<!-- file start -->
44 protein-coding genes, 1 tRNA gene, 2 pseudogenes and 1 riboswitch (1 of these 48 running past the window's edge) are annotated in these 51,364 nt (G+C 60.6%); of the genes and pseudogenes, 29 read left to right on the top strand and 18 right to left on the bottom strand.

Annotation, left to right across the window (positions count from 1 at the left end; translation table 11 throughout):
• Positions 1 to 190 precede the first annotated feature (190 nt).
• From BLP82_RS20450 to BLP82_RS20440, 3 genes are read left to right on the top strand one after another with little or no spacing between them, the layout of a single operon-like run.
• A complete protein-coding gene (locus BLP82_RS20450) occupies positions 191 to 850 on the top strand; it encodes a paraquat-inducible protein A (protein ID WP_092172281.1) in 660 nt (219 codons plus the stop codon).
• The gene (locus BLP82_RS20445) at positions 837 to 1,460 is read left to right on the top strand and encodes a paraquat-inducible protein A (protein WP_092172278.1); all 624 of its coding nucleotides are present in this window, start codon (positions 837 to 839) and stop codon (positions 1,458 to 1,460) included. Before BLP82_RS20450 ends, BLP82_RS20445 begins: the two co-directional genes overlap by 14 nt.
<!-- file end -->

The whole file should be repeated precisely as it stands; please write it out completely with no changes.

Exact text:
44 protein-coding genes, 1 tRNA gene, 2 pseudogenes and 1 riboswitch (1 of these 48 running past the window's edge) are annotated in these 51,364 nt (G+C 60.6%); of the genes and pseudogenes, 29 read left to right on the top strand and 18 right to left on the bottom strand.

Annotation, left to right across the window (positions count from 1 at the left end; translation table 11 throughout):
• Positions 1 to 190 precede the first annotated feature (190 nt).
• From BLP82_RS20450 to BLP82_RS20440, 3 genes are read left to right on the top strand one after another with little or no spacing between them, the layout of a single operon-like run.
• A complete protein-coding gene (locus BLP82_RS20450) occupies positions 191 to 850 on the top strand; it encodes a paraquat-inducible protein A (protein ID WP_092172281.1) in 660 nt (219 codons plus the stop codon).
• The gene (locus BLP82_RS20445) at positions 837 to 1,460 is read left to right on the top strand and encodes a paraquat-inducible protein A (protein WP_092172278.1); all 624 of its coding nucleotides are present in this window, start codon (positions 837 to 839) and stop codon (positions 1,458 to 1,460) included. Before BLP82_RS20450 ends, BLP82_RS20445 begins: the two co-directional genes overlap by 14 nt.